Joseph Chamberlain’s hobby of collecting exotic orchids is well known. Sadly, the orchids were sold soon after his death and most of the glasshouses demolished by 1922. However, he was also keenly interested in another genus with striking brightly coloured flowers. Rhododendrons were planted extensively at Highbury from 1879 to 1904 and many specimens still delight visitors in May and June.
The Gardeners’ Magazine of April 18 1903 commented ‘Rhododendrons are extensively planted, the common forms in shrubberies and by the lakeside and the finest named forms filling large irregular beds. Many of these beds are grouped on and around a sharp dip on the eastward side of the grounds, the grassy slope leading down to a small pond planted with aquatics.’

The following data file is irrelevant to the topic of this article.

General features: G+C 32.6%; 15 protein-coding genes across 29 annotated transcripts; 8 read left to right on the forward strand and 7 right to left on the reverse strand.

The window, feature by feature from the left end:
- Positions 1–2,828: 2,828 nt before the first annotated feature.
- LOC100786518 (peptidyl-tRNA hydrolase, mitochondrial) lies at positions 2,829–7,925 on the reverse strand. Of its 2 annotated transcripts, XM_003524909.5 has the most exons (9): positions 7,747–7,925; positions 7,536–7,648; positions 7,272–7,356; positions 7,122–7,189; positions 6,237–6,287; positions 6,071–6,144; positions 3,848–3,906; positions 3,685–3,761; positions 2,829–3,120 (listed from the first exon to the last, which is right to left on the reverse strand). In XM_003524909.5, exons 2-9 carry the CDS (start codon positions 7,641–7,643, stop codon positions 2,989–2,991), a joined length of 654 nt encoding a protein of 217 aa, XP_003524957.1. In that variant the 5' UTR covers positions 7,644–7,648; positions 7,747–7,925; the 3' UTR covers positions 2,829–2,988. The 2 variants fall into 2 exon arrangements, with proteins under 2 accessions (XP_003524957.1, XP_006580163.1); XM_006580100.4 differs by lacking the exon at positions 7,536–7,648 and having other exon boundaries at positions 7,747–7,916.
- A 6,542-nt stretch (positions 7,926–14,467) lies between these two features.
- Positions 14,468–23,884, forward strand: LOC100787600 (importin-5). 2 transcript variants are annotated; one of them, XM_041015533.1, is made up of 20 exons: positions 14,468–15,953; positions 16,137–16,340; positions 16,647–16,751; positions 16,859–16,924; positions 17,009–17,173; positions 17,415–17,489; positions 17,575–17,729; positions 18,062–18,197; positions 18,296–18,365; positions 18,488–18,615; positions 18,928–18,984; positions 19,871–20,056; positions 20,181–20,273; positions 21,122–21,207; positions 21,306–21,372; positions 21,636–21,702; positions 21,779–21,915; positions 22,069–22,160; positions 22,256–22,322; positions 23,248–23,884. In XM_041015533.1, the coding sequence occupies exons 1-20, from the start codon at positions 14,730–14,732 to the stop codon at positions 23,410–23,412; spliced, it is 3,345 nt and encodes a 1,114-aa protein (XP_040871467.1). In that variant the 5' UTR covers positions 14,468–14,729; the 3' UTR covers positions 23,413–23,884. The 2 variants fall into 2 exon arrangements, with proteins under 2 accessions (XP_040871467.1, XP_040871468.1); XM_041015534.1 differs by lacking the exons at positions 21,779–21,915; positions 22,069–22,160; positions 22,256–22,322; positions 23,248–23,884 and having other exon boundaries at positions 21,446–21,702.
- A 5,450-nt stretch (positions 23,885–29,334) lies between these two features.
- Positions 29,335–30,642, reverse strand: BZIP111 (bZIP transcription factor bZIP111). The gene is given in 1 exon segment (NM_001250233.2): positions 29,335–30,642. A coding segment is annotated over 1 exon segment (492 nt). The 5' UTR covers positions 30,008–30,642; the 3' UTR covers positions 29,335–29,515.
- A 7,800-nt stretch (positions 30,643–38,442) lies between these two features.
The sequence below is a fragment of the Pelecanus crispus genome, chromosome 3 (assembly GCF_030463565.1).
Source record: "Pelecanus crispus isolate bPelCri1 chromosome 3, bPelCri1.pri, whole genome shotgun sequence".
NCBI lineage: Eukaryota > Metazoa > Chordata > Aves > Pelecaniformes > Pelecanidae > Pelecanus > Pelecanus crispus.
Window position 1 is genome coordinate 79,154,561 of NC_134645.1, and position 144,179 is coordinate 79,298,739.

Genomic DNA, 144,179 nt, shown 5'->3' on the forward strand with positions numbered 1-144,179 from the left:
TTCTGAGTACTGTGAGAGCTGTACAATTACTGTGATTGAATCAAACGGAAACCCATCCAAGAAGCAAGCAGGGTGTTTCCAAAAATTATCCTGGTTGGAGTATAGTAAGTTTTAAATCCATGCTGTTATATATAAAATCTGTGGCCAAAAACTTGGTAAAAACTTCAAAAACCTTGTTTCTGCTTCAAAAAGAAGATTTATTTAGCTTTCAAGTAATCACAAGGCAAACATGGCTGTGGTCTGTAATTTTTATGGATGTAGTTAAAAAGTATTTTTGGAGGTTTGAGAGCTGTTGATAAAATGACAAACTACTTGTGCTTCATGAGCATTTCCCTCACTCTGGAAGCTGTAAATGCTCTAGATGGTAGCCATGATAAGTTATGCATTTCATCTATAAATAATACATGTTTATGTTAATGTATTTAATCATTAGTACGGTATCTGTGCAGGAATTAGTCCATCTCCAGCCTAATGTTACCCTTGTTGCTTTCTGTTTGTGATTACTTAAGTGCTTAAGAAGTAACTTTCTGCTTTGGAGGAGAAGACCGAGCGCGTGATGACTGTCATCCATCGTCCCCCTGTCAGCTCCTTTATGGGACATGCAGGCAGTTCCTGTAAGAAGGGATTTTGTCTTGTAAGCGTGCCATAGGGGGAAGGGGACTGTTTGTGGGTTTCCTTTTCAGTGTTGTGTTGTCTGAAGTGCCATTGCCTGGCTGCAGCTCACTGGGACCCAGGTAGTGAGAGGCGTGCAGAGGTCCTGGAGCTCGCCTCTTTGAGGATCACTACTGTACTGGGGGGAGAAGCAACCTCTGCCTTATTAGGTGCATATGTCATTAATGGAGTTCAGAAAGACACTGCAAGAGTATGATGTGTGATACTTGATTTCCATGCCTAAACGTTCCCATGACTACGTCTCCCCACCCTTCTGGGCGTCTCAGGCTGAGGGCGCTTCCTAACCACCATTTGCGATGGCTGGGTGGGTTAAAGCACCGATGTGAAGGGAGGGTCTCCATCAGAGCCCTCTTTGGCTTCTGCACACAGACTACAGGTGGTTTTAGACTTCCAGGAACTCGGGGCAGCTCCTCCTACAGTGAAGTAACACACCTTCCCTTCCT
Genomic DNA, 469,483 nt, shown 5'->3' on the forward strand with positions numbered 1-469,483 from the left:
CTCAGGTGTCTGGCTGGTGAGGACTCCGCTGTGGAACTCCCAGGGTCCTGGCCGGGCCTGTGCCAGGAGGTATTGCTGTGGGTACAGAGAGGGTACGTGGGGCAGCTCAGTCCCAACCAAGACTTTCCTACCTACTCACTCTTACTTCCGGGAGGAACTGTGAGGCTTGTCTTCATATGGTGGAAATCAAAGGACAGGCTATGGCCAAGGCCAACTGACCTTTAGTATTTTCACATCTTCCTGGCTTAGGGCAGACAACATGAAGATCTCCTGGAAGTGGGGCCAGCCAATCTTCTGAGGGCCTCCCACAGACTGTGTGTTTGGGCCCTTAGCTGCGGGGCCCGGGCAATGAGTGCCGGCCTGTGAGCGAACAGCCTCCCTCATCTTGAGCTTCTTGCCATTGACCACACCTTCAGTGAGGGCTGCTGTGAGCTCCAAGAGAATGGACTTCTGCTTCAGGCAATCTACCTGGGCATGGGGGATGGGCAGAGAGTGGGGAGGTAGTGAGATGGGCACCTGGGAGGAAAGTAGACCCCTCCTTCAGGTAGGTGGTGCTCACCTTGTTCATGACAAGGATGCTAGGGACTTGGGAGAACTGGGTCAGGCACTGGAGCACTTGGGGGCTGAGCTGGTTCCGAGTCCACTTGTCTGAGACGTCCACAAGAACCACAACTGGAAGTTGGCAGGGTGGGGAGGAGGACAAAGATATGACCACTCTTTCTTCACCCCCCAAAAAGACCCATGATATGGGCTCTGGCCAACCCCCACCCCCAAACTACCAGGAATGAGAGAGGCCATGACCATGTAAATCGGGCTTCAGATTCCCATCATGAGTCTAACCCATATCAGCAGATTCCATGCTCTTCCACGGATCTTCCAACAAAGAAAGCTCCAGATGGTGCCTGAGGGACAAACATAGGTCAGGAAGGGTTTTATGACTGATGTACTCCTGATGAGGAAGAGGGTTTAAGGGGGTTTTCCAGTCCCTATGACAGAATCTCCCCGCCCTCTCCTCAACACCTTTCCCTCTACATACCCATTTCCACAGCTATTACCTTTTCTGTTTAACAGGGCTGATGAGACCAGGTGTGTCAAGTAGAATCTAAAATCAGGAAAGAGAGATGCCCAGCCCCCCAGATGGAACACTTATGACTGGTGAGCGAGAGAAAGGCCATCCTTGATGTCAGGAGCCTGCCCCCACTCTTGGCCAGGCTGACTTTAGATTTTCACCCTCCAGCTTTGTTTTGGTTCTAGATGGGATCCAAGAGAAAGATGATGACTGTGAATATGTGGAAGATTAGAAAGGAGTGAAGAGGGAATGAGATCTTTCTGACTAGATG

Regrettably the article did not expand on the names of the rhododendrons nor did any other of the numerous articles on Highbury that appeared from 1885 to 1904. None of the collection is labelled, and probably never was.
The Chamberlain Highbury Trust commissioned a survey of the rhododendrons, which was carried out in May-June 2018 by Michael & Beverley Lear of Lear Associates from Oxford. They identified and mapped over a 100 rhododendrons dispersed in six areas of the garden.
An interesting fact has emerged from the survey – Chamberlain received two consignments of Rhododendrons from Kew during the period when he was Colonial Secretary. Find out more about the Rhododendron Collection at Highbury…